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Winter Carnival Fun Facts and History

The Steamboat Winter Carnival has been around for over 100 years, and in that time there have been some interesting events and history that go along with this unique event.

Five Winter Carnival Fun Facts

  • In past years, the penalty for being caught without a carnival button was to push a peanut down Lincoln Ave with your nose.
  • The first jumping hill in Steamboat Springs was Woodchuck Hill which is currently where Colorado Mountain College stands.
  • The Steamboat Springs High School Band has marched down the street on skis playing for the spectators of the Winter Carnival Parade for 85 Years. It first started in 1936 by band conductor Jerry McGuare. The Steamboat Springs High School Band was the first band ever to march on skis.
  • How does all that snow get on Lincoln Avenue? Thanks to the City Public Works department who coordinates the stockpiling of snow and covers Lincoln Ave by 6am on Saturday and Sunday of event weekend each year. 400 plus tons of snow are used to cover the streets. And yes, they cover the streets and clean it up for each day of the street events. Special thanks to our Public Works Department!
  • In 2012 the Steamboat Winter Carnival was named a Top 10 Winter Carnival in the World by National Geographic

Winter Carnival Western Heritage

Approximately 150 individuals from the community volunteer their time, energy, and horses to participate in the street events. The horse events truly create the excitement surrounding the street events. The horse riders play a crucial role in making the street events a thrilling spectator event, and the efforts of all of the horse riders in preparing the horses for the events are greatly appreciated. In order to participate in the street events, the horses must be specially shod with cleats for traction in the snow. In addition, it takes an exceptional horse with lots of training to feel comfortable around crowds of people.

Special thanks to our long time Routt County families who ride in the street events each year: the Wilhelms with three generations of riders, the Yeagers with three generations of riders, the Uries, the Duncans, the Wheelers and the Garcias. We couldn't do this event without you!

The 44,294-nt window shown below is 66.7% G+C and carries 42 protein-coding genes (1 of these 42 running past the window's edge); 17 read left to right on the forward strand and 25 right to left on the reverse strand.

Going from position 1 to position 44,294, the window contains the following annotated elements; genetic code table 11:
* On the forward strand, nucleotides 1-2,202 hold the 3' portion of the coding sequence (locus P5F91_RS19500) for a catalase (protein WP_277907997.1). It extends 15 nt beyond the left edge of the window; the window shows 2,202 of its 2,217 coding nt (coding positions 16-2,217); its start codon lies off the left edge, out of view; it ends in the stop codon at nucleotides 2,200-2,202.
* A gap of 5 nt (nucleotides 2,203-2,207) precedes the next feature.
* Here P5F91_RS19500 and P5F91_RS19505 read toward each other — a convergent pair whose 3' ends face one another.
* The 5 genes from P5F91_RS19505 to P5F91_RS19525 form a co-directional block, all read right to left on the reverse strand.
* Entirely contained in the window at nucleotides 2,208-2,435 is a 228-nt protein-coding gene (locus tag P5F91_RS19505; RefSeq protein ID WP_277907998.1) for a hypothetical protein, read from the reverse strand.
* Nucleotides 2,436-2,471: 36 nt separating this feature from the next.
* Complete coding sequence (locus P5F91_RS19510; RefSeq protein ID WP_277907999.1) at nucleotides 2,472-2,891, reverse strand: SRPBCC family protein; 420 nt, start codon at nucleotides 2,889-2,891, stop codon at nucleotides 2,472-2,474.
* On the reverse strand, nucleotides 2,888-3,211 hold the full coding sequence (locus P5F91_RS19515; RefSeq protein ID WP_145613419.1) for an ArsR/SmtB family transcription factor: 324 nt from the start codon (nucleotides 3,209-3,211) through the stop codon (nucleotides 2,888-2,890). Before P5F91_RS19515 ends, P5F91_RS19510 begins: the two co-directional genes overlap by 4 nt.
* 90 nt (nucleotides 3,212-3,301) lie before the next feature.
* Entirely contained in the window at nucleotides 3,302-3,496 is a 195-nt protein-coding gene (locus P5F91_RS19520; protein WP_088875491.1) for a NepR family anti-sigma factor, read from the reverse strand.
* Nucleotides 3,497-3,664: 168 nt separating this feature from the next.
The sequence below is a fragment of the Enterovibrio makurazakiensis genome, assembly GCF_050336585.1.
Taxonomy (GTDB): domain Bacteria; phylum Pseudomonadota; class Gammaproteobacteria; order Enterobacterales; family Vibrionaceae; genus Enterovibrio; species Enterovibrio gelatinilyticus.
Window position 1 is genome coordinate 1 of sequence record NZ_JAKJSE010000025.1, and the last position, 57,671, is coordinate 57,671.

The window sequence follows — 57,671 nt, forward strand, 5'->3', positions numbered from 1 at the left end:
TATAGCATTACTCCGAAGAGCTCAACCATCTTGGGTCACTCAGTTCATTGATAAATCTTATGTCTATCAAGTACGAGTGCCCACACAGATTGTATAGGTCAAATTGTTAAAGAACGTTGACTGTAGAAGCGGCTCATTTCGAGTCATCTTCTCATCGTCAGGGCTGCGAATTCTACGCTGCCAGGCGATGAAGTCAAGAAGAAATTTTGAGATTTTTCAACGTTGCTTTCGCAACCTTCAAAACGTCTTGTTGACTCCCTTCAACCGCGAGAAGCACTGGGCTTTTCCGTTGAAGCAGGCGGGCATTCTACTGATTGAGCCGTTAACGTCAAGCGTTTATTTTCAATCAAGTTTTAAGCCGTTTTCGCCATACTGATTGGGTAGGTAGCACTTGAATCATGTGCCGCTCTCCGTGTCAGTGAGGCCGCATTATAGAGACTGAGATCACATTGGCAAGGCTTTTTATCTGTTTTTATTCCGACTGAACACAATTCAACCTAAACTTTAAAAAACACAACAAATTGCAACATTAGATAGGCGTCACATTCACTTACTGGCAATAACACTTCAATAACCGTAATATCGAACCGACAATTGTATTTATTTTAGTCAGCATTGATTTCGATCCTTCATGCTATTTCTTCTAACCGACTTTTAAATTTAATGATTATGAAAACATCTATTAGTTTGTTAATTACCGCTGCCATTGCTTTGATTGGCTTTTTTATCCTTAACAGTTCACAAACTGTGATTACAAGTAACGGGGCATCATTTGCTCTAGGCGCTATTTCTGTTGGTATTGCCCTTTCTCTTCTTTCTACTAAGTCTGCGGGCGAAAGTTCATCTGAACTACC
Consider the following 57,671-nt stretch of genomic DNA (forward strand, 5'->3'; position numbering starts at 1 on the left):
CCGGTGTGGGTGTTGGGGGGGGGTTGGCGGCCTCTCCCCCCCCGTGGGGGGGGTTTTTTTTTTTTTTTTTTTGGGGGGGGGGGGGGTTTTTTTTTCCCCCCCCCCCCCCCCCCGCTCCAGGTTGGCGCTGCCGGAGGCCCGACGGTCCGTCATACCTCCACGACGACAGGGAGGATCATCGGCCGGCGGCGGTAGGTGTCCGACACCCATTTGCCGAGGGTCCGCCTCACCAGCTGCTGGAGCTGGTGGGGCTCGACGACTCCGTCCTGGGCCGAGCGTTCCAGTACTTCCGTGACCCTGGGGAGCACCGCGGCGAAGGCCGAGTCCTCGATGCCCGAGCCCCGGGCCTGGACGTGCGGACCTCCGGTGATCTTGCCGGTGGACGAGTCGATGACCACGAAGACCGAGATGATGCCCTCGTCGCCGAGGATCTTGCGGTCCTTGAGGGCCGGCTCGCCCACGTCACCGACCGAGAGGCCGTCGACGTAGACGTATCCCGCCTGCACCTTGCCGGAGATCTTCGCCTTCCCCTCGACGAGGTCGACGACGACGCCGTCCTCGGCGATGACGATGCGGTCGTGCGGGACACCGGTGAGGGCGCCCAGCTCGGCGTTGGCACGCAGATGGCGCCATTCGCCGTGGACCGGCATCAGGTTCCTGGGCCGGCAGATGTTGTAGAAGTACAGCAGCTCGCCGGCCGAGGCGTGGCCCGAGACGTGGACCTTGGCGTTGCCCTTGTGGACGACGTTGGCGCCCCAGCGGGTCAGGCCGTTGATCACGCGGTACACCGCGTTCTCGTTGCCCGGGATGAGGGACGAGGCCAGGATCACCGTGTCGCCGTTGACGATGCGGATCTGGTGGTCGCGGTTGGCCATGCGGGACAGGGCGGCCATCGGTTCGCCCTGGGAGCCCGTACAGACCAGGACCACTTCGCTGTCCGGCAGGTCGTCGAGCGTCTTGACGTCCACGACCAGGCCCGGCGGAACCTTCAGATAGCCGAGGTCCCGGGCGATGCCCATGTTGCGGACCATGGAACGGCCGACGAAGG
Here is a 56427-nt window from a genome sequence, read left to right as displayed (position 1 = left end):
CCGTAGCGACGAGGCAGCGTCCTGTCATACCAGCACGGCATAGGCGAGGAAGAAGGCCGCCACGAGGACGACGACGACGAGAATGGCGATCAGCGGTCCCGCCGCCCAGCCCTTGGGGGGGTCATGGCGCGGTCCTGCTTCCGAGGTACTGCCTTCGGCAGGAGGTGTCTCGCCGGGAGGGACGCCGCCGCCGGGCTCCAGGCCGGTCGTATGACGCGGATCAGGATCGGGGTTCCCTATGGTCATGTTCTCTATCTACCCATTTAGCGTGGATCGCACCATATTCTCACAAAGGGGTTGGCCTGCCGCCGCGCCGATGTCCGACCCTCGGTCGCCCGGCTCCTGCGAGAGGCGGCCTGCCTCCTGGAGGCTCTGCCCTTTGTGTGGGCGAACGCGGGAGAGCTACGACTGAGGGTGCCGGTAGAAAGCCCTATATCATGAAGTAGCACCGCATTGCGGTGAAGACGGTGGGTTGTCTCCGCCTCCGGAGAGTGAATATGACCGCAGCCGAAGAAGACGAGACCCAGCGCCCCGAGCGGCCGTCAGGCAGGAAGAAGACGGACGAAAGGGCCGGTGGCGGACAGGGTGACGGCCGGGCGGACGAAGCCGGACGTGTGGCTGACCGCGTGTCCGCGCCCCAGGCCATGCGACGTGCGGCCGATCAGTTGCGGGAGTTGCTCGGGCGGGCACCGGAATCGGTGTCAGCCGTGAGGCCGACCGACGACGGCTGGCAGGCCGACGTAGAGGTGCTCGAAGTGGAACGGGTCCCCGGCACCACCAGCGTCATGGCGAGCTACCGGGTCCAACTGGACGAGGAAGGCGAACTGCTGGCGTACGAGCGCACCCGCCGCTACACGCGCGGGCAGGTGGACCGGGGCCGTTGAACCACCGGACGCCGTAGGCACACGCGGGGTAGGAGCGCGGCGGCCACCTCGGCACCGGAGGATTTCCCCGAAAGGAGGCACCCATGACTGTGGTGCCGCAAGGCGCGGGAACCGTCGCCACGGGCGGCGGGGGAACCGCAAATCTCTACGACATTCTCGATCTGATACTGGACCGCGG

More Historical Information

Steamboat Springs’ Winter Carnival is an event steeped in tradition. The Winter Carnival began in 1914, 39 years after Steamboat Springs was founded, to alleviate the pressures of enduring the cold and sometimes too lengthy winters in Routt County. The event is historically held every year in the second week in February no matter what weather conditions are bestowed upon us by “Mother Nature.”

Sponsored by the Steamboat Springs Winter Sports Club to assist athletic programs, the Winter Carnival is produced by volunteer efforts. As is true with so many events in Steamboat Springs, the volunteers facilitate and coordinate the Winter Carnival solely as a service to the community.

In its early years, a handful of events included ski jumping and cross country ski races. The street events were added in the 2nd Annual Winter Carnival. The event has come quite a long way since its inception in 1914 when the first Winter Carnival was held on Wood Chuck Hill (the current location of the Colorado Mountain College campus). Today hundreds of participants and thousands of spectators take part in a variety of alpine, Nordic, freestyle, snowboarding and other unique events at venues throughout town.

The Lighted Man tradition began in 1936 with Claudius Banks. However, the first night show event in which the Lighted Man appeared wasn’t until 1939. His outfit weighed more than 100 pounds. His suit had 200 lights and was powered by wet cells and yards of wiring.

In 1970, Jon Banks joined his father Claudius, and there were 2 lighted men for several years. Jon still serves as the Lighted Man today. Today, the suit that is powered by a 12-volt D.C. gas recombination battery consists of 32 Roman candles, 12 sky rockets and a metal cylinder mounted on a football helmet studded with flashing lights. The costume weighs 70 pounds. It takes about five to six people to put the entire outfit on Jon Banks, the Lighted Man.

The Street Events which are coordinated by the Steamboat Springs Chamber are one of the most popular events of the week long Winter Carnival. Thank you to everyone involved in making the street events a success. Also, thank you to all of the spectators who take the time out of their day to partake in all the fun. As long as there is winter in Routt County, we look forward to continuing the tradition and winter celebration of the Steamboat Springs Winter Carnival!